Anna Delvey, a German heiress who claimed a considerable trust fund, floated through New York City's wealthiest circles in the mid-'10s. She had a habit of forgetting to pay for luxury hotel bills, and once she even stole a private jet. In reality she was Anna Sorokin, a middle-class Russian-born immigrant, loaded with more chutzpah than money.
Inventing Anna, a Netflix miniseries created by Shonda Rhimes, fictionalizes Sorokin's story in a way that might be dramatically powerful but is morally problematic. The show seems designed to imbue the audience with empathy for a naive though rude girl rather than allowing viewers to harshly judge a convicted criminal who used her friends to prop up her overinflated sense of self. Caught with her hand in the City National Bank cookie jar, one prominent critic described her as a "symptom" of the "disease" of "capitalism"—not as simply the selfish crook she was.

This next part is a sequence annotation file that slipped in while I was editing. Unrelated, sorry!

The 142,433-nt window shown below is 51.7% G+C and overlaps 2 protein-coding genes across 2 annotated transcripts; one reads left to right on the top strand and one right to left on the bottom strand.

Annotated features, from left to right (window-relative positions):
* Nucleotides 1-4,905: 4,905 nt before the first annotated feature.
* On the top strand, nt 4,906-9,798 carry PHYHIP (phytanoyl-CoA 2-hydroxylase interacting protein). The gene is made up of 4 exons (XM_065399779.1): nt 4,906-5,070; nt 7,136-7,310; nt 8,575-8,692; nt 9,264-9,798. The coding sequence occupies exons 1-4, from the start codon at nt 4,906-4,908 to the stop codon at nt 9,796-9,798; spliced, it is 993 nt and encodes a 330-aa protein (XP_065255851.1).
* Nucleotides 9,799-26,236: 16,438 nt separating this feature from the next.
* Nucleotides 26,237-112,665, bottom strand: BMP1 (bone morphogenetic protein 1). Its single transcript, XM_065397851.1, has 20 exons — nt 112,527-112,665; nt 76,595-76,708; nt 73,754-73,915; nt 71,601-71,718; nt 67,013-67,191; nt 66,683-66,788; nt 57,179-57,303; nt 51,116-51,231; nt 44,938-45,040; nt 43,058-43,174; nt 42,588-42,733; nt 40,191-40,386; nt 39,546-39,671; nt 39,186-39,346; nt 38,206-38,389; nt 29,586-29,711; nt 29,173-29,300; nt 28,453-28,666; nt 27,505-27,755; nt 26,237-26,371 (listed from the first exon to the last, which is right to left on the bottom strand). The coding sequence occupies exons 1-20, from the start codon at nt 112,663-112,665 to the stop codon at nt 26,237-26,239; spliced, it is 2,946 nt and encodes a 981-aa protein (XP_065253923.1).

She faked it, but ultimately she didn't make it. In 2019 Sorokin was convicted of eight felony charges that came with a prison sentence of four to 12 years. And she sold her life rights to Netflix for $320,000—a miniscule amount of money compared to what she attempted to swindle out of New York socialites. But this addictive limited series gives Sorokin, currently facing deportation, something she wanted: a fast track to fame.